Q: When was it that a single track would register with the Official Charts Company as a download with no physical counterpart?

Will Page: I think it was early 2007.  It’s easy to criticise record companies for being slow with these things, but it’s unfair to then criticise the work we are doing now.  Let’s look at the future and try to get where we want to be, working together with ISPs.

Q: People are prepared to pay for music if the service is compelling.  People will say they couldn’t have imagined paying for water and now they pay £1 per bottle.  Pirates are prepared to pay but the services are not there.  Is there a margin the industry is prepared to share with distributors to help them innovate and market themselves?  It’s the margin that is available that is killing innovation.

Simon Persoff: We want the MOU to work.  The problem is that on its own the enforcement measures aren’t going to work.  That’s the shared view apparently.  I’ve learned that, which is good, since one of the key points of the MOU was education.  Do I think there is sufficient margin?  If someone came up to HMV and said, “we want you to sell our product in your stores for zero margin, but once they’re in the they might buy something else.”  What would they say? A two-fingered salute.  There is sufficient margin in that £163 million (or whatever) for everyone in the chain.

The starting point seems to be, rights holders want to be back in the position they were in before piracy started, where they took the lion’s share of the revenue.  I say well, fine, but you’ve got to incentivise us to go above and beyond the call of duty.

We can shout very loudly to our customers, buy music from us.  We have an existing billing relationship and so on.  We the ISPs are willing to help you stop piracy, but it has to be predicated on proper commercial deals.  Otherwise the government will legislate, which will work for about five minutes, and alienate customers.  I pray this works, because that’s the worst possible option.

Will Page: There might be a market solution to this problem that doesn’t require too much intervention, along the lines of carbon-emmissions trading, which is an application of the coast theorem – in which fishermen sell the right to pollute their coast to an oil refinery, hence finding the right balance between their own and the refinery’s economic interests.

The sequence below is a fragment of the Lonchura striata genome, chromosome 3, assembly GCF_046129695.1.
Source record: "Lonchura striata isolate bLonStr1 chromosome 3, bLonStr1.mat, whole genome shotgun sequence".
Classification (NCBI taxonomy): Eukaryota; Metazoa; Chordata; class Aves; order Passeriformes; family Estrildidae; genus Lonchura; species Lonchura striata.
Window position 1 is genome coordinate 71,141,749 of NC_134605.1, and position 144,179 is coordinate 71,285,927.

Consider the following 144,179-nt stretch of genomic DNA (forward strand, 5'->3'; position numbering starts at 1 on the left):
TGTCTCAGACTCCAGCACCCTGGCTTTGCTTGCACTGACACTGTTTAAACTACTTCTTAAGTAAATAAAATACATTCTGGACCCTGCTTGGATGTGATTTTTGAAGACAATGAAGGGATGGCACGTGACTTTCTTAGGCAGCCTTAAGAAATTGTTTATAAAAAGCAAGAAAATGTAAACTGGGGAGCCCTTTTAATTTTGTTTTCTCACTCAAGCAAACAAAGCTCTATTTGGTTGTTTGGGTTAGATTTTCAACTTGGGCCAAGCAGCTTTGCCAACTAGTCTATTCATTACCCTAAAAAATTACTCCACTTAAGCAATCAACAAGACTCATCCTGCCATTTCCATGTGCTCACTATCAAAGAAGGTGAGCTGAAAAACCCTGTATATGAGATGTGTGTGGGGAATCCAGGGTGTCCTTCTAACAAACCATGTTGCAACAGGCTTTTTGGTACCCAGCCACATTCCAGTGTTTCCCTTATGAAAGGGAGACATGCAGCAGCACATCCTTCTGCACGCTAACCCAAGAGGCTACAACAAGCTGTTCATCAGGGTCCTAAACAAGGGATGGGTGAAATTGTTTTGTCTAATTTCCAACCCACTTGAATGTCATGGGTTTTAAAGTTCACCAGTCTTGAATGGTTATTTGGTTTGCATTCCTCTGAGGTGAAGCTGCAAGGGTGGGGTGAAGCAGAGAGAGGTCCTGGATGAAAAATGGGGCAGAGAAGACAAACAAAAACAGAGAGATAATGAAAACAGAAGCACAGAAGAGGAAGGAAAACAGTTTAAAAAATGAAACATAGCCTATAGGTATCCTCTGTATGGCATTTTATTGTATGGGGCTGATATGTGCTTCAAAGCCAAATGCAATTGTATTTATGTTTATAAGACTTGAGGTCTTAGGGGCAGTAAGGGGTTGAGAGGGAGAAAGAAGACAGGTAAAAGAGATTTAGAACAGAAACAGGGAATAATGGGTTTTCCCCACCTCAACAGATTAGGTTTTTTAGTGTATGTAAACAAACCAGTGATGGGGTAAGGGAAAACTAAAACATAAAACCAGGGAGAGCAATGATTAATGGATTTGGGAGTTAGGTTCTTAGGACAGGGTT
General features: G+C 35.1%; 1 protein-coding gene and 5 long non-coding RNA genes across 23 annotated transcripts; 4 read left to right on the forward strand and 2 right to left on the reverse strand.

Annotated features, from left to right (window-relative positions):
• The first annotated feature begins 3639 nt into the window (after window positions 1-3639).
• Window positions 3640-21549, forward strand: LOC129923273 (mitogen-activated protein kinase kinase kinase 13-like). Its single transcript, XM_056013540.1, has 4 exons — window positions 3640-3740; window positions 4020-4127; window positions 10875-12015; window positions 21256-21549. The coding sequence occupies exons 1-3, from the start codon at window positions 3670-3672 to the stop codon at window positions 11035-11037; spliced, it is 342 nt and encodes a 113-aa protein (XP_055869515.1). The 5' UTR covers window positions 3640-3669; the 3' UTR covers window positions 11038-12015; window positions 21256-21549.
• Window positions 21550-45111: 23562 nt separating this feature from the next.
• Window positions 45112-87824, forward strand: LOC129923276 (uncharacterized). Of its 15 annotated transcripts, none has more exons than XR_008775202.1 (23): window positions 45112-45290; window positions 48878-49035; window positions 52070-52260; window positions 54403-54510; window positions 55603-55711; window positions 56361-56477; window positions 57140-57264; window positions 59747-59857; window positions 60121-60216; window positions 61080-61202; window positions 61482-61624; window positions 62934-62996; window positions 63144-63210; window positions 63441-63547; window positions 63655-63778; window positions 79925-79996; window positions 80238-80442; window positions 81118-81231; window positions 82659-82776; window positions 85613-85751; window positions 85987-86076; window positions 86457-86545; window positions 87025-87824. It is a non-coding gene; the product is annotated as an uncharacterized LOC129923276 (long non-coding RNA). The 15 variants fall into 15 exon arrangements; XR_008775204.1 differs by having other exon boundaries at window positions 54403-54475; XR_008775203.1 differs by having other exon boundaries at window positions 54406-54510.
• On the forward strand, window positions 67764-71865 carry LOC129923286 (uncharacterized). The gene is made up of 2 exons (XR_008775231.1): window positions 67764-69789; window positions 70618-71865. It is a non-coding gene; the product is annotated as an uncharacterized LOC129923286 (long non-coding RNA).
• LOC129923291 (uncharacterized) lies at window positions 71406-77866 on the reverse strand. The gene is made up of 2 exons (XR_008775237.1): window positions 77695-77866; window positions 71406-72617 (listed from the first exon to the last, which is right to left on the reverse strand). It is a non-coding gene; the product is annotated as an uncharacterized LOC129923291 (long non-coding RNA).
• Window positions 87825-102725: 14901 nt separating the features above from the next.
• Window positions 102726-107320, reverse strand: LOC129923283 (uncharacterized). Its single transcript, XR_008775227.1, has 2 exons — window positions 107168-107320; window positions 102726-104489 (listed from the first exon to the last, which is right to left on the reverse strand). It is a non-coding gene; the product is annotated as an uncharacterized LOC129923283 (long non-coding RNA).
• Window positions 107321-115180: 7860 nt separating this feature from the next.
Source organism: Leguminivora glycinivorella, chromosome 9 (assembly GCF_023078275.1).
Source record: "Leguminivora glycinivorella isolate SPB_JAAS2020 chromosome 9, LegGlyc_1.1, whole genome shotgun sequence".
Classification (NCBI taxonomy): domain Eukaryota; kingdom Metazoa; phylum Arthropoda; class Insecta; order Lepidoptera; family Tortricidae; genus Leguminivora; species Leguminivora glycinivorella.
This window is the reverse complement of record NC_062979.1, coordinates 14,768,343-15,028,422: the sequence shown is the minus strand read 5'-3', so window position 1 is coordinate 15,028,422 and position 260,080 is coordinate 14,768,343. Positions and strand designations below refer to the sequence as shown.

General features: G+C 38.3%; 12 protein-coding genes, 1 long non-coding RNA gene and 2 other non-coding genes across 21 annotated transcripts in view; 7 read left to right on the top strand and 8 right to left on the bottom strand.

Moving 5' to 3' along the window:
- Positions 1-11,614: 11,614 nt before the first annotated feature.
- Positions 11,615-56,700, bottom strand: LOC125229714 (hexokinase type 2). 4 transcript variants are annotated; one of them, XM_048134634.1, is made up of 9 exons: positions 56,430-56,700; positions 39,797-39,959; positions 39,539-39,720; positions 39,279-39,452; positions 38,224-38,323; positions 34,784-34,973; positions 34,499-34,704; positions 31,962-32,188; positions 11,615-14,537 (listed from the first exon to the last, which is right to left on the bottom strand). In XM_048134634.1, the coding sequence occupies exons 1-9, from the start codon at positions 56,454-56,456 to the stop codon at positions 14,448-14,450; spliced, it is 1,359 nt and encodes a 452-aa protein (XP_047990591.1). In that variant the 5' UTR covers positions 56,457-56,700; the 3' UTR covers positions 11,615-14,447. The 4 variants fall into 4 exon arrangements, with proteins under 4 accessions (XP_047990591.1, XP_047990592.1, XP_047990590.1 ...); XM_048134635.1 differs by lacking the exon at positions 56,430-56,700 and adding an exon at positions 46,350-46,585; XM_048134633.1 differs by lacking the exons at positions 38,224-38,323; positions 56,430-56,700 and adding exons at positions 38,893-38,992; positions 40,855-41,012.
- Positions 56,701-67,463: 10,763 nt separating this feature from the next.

Dan Klein: Orange has contracts with their customers, that’s incredibly important.  They understand them and have data on them.  The old model of selling a CD means that the label is disconnected with the customer.  The internet provides an opportunity for the labels to get in direct contact with the customer, so they can contact them and make money from them.

Simon Persoff: At the last session Jim Gelcer said iPods hold 40,000 songs but no one is paying $40,000 to fill them.  Why look at ISPs as the only negative externality (the polluter in the coast theorem).  There is also the MP3 player manufacturers, software manufacturers and so on.  All of these are a partial cause of the negative externality.  Another person is the music industry, that has harmed.

Keith Harris (chair): In 1985 I joined an ISP run by British Telecom.  In 1987 they wrote to me and said, we don’t see a lot of future in this, so we’re passing all our customers over to Compuserve.

Q: In terms of a dying industry, when it has eventually died, what will be the effects on Orange, and would you then be interested in contributing to the supply?

Simon Persoff: It would be an absolute travesty, and I don’t want to wait that long.  Music is an integral part of the communication and services suite that we sell to our customers.  I see no reason why it is inevitable that the industry should die.  We have a number of successful partnerships on the mobile site with music companies and I hope it continues into the fixed site.

Q: I am involved with the songwriters’ association of Canada.  To what extent are the copyright holders willing to let go of the copyright in the manner that?

Dan Klein: There does not appear to be measurement of what’s going on.  People don’t know what to do because they don’t know what’s going on.

Keith Harris (chair): That’s a good place to end.  We have established that we have a long way to go, and that there is no one silver bullet to solve it.